Thu, 30 Sep 2004top
It is exquisitely subtle, but there is indeed an autumn in Southern California. Despite the fact that the highs are still in the 70s, the evenings feel pretty chilly. Like sweatshirt or light jacket chilly.
The smell of burning leaves pervades the crisp air, which, I suppose, makes sense since October is fire season. I always wondered what that smell was, but after the holocaust last year, I suppose it's the smell of the natural life cycle of chapparal.
When I was in the Midwest, the fall would always fill me with sadness and dread about the long, painful winter. The waning of daylight would send me into a tailspin of seasonal affective disorder. But, here, because of the eternal blue, cloudless sky and temperatures that rarely drop below the 50s even in the heart of winter, I feel myself more buoyant.
I'm not going to call it hope, though. It's been a long time since I've had that. ("Haven't had a dream in a long time/See the luck I've had would make a good man bad…" Thank you, Steven Morrissey. And Ferris Bueller.) Although maybe I wouldn't recognize it even if it bit me in the ass.
I might just start worshipping the Sun. Ra, Helios, Amaterasu, Mata Hari, Tamit, whatever you want to call him/her/it.
Wed, 29 Sep 2004top
nyc fall 2004
Everytime I go on a trip, I always end up immersing myself in mind-numbing, artless pop music. These are the times I actually watch MTV (er, MTV2 and VH-1, to be precise) and I actually find out what they're playing on the radio these days. (I have saved myself from Clear Channel-style brainwashing by utilizing my iPod. How about that. Apple protects you from Big Brother, no?)
So without further adieu, the shit I heard on the radio, which I cannot get out of my head no matter how much I pray to God, and which I completely infect other people around me with, much to their chagrin:
- Destiny's Child "Lose My Breath"
- Avril Lavigne "Happy Ending"
- Usher and Alicia Keys "My Boo"
- Kylie Minogue "Fever"
- Frou Frou "Let Go"
- Juvenile "Slow Motion"
- Terror Squad "Lean Back"
- Black Eyed Peas "Let's Get it Started"
- N.O.R.E. featuring Nina Sky and Tego Calderon "Oye Mi Canto"
"Happy Ending" was the annoying song that would always get stuck in our heads. "Lose My Breath" played repeatedly and endlessly as we attempted to cross the George Washington Bridge to visit my relatives. It took about an hour to leave the city, and another hour to get to their place. The GWB was a clusterfuck of immense proportions. We probably heard the song about four times before we finally crossed the Hudson. I heard "Fever," which is an old track, playing in one of those jeans stores in SoHo. It was pretty infectious, kind of retro, freestylish, very '80's-like. Then again, Kylie did have a little stint in the '80's. "Lean Back" only stuck in my head because it references (intentionally? or not?) a place name in NYC, namely, Rockaway. "Oye Mi Canto" was playing everywhere. It took me a while to figure out Nina Sky is saying "Borequa morena, Columbiano, Dominicano." Interestingly, when I made it back to the West Coast, they added a few lines: "Borequa morena, Cubano, Mexicano" It's kind of like that song by "Deja Vu (Uptown Baby)" by Lord Tariq and Peter Gunz, where each city inserted it's own place names into the chorus.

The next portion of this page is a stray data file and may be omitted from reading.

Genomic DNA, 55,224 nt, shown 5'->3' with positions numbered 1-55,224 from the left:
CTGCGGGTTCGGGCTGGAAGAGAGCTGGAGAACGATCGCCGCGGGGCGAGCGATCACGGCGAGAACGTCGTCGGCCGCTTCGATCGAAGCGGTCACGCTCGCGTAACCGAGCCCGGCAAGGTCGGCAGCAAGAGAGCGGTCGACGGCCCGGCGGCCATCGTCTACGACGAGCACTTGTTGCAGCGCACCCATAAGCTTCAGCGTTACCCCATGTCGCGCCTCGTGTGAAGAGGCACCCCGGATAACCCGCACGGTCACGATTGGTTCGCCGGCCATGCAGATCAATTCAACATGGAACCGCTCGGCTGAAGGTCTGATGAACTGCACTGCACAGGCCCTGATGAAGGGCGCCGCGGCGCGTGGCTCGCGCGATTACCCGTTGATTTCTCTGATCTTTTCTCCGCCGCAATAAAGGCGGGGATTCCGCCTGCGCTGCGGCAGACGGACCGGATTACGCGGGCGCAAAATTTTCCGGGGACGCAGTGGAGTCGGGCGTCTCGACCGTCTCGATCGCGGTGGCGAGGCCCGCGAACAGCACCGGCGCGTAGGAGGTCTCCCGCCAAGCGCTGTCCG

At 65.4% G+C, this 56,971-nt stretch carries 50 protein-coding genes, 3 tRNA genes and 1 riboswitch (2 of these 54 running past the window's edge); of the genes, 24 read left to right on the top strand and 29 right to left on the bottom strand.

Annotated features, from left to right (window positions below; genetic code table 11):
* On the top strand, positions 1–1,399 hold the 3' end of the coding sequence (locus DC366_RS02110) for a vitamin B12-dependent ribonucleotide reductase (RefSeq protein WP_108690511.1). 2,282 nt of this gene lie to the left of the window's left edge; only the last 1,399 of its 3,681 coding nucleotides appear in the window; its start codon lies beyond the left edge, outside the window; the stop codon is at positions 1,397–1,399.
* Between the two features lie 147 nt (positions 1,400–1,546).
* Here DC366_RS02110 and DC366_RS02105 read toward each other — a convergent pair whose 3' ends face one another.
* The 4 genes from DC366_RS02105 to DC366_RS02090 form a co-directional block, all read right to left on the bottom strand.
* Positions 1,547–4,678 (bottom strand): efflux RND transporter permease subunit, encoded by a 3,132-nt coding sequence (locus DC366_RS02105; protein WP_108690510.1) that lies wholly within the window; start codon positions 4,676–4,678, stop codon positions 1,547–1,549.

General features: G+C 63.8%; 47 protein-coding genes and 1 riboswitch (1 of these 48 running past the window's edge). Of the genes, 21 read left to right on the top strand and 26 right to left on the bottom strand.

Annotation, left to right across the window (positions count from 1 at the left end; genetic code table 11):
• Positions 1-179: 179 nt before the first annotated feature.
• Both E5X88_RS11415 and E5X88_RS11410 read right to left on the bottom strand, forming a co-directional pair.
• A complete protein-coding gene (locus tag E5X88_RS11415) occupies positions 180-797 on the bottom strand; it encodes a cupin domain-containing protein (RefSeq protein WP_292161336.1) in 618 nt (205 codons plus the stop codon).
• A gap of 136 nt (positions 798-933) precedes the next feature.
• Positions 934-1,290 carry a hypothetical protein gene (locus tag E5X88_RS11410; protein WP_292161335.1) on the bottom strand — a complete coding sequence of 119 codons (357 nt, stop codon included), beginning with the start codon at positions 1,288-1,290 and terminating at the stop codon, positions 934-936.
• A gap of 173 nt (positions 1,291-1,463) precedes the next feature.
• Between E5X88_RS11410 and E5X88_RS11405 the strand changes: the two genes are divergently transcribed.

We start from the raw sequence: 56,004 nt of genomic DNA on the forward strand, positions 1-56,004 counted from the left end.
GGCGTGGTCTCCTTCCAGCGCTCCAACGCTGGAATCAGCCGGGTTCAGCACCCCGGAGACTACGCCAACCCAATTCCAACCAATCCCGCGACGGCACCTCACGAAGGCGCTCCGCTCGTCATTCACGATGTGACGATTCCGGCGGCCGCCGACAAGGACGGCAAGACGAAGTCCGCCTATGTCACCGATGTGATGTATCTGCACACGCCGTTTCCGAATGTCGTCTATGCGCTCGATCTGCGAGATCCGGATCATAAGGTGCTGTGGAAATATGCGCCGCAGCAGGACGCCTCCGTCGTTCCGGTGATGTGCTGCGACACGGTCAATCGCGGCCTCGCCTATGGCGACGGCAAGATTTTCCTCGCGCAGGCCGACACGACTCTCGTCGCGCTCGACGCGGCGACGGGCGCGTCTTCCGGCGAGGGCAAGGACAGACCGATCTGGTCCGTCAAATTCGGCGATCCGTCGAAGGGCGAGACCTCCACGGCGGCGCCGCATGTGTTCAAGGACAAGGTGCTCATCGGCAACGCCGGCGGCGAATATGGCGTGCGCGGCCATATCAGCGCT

There was one song that I rediscovered on my iPod as I headed back downtown after making it all the way to 190th St. in Manhattan. It's kind of neat to be listening to a song in an artist's place of origin. Like listening to 2pac while in L.A., Kanye West while in Chicago.
Mos Def resurrects a freestyle classic "Summertime," originally done by Nocera. It was pretty sweet to be cruising down the West Side while groovin' to Mos. I did actually make it to Brooklyn, however briefly.top
messy, not dirty
So I like to claim, at least. So today I gave in to my Virgoness and decided to neaten the tangled web of wires running all through my living room. Power cords, 10-base-T ethernet, USB, audio, cable. Like a sea of tangled snakes. I went down to Target and picked up some 3M cord controllers (or whatever you call 'em) and went to town. I don't know what it is (maybe it's just the realization that I spent 3 hours of my life that I'll never get back) but it does seem a lot neater. Of course, the rest of the apartment is a complete shithole at this juncture. I really don't know where to start. Stupid vacation.
Fuck. I have to work tomorrow.top
red line to the sea
As I pine for non-asphalt dependent public transit in L.A., the City Council decides to support an expansion of the Red Line [registration required] The Red Line is L.A.'s only existing heavy-rail subway, which currently runs from Downtown L.A. (starting at Union Station) up to North Hollywood (trying to bite off of SoHo in NYC and calling itself NoHo), with a little spur that goes a little ways down Wilshire Blvd. That spur was actually suppose to go all the way to the Westside, but, unfortunately, there were a bunch of explosive methane pockets in the way (undoubtedly inspiring the movie "Volcano") The straw that broke the camel's back was the huge sinkhole that formed in Hollywood, and politics killed any more expansion. The MTA has instead focused on light-rail and improving the bus system.